World Religions: Not One, Not Many
Tuesday April 13, 2010
Stephen Prothero has a new book coming out next month called God Is Not One: The Eight Rival Religions That Run the World -- And Why Their Differences Matter. In this book he argues against the popular idea that the world's religions are all just different paths up the same mountain, so to speak. "This is a lovely sentiment but it is dangerous, disrespectful, and untrue," he says.
Prothero is a professor of religion at Boston University who has written a number of books, including Religious Literacy: What Every American Needs to Know--And Doesn't (2007), which documents that in spite of our industrial-strength religiosity, Americans don't know nothin' about religion. A shocking number of American Christians cannot name the four books of the Gospels when pressed to do so. And only 10 percent of American teenagers can name all five major world religions; 15 percent cannot name any.
I haven't yet read God Is Not One, but according to a press release the book makes that case that a basic understanding of the world's great religions is essential to understanding global issues. But understanding a religion means to understand it on its own terms, not to view the religion through an idealistic haze that blurs the distinctions.
This strikes a chord with me. During the recent Tiger Woods/Brit Hume flap, many Christians in media and in our own blog comment threads proudly told us that only Christianity offers redemption for our sins, so why wouldn't we want to convert to it? As I wrote at the time,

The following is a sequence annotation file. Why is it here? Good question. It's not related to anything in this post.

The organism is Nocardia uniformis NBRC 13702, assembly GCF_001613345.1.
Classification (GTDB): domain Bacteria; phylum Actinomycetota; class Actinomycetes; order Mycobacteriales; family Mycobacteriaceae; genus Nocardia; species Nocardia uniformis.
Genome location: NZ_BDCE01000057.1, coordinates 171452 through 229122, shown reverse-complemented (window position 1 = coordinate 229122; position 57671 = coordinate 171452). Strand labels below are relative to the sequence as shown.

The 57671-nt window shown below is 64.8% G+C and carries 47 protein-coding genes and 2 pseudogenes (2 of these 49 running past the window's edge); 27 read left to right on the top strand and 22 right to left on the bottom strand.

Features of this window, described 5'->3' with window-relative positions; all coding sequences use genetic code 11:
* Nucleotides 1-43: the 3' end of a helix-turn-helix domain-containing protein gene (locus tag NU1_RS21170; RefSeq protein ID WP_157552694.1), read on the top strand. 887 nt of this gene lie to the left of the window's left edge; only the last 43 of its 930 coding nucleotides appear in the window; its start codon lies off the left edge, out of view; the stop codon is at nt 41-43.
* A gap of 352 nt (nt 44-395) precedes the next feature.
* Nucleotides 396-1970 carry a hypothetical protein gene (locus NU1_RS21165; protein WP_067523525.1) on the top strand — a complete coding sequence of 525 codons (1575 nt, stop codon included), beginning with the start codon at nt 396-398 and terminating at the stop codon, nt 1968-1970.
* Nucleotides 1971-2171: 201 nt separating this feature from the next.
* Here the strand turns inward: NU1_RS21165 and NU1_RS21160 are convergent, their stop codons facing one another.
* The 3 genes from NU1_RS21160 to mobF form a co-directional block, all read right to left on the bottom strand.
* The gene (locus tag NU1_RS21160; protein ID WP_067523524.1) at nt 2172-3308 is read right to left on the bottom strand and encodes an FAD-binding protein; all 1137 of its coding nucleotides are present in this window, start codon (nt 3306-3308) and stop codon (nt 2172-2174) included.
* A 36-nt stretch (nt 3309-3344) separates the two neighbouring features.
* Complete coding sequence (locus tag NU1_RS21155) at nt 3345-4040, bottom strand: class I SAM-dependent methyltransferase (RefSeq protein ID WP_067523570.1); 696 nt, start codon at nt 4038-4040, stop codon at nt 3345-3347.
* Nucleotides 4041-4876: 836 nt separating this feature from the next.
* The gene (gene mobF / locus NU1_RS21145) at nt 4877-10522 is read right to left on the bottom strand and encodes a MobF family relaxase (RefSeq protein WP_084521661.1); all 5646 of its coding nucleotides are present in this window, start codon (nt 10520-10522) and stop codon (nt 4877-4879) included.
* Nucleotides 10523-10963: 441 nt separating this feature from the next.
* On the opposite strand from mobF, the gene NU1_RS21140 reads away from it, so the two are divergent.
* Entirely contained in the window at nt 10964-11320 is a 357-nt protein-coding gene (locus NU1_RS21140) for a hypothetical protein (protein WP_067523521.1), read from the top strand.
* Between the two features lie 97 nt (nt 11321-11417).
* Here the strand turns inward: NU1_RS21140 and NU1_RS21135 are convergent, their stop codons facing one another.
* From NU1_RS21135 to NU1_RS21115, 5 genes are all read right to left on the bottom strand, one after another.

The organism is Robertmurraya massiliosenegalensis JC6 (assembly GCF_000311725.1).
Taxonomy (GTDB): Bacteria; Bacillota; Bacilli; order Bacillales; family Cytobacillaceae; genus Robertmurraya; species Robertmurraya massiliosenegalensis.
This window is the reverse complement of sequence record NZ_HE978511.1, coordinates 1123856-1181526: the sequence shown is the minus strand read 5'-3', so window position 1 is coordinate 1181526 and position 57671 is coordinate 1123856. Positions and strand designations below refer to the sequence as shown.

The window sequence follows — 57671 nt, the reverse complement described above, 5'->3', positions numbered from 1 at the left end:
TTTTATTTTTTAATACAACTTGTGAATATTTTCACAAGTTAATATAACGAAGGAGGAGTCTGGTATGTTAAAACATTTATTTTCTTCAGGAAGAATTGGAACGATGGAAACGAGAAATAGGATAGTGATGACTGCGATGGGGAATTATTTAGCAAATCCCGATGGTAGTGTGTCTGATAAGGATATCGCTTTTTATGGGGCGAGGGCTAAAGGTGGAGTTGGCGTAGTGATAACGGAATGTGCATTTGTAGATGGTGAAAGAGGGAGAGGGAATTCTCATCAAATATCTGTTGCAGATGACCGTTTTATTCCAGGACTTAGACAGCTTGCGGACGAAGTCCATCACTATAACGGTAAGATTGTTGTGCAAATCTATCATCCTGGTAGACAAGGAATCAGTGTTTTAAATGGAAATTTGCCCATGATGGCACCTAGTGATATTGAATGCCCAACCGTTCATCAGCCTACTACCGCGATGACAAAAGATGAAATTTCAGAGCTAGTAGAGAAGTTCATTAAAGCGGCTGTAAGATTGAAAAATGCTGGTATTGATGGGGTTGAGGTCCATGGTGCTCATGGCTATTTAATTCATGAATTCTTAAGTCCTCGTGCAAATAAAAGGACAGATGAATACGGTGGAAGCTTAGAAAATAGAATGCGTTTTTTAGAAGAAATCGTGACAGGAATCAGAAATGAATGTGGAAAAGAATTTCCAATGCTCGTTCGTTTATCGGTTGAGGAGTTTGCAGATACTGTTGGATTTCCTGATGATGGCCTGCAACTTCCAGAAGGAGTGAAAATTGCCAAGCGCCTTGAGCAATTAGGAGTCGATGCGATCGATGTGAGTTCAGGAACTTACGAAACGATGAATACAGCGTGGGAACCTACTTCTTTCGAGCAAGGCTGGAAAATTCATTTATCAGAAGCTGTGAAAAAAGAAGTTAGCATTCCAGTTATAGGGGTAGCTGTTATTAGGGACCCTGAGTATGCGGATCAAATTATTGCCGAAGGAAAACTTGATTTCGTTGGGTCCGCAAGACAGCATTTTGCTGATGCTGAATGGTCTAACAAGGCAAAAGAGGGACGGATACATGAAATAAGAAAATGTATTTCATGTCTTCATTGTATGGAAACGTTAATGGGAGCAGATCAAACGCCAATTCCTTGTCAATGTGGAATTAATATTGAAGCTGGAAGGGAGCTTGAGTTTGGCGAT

Christians carry around in their heads a conceptual framework of what religion is supposed to be that simply doesn't apply to Buddhism. (This is one of the reasons so many people argue that Buddhism is not a religion; I say it is, and the framework is flawed.) So to say that Christianity is superior to Buddhism because it offers redemption is a bit like saying birds are superior to horses because they have feathers. It's nonsensical.
I get emails all the time from young people whose teachers have given them lists of questions about Buddhism. But the questions often are unanswerable as asked, because they are actually questions about Christianity-- questions about sins, repentance, redemption and heaven. All I can do is send them a link to the "intro to Buddhism" article and hope they read it with an open mind.
As for the part about all religions are not one -- the "all religions are one" meme has become an orthodoxy in some circles, and to stand up and say "no, they are not" and insist that distinctions be recognized and respected is to risk being called a fundamentalist. But according to Prothero's publisher, the new book explains that each of the world's great religions looks at a different problem and comes up with different solution.
-Islam: the problem is pride / the solution is submission
-Christianity: the problem is sin / the solution is salvation
-Confucianism: the problem is chaos / the solution is social order
-Buddhism: the problem is suffering / the solution is awakening
-Judaism: the problem is exile / the solution is to return to God
This explains why the Christians who wandered over here during the Brit Hume flap could not fathom why we weren't worried about our sins. But it also illustrates, I think, why one really can't blend two or more of these religions together without some distortion.
Although Jesus and the Buddha agreed on many things, ultimately the sin/redemption model and the suffering/awakening model are incompatible, at least from a Buddhist perspective. There's no place in Buddhism for an "other" power that "redeems" us. (Who redeems? Who is redeemed? From what? For what?)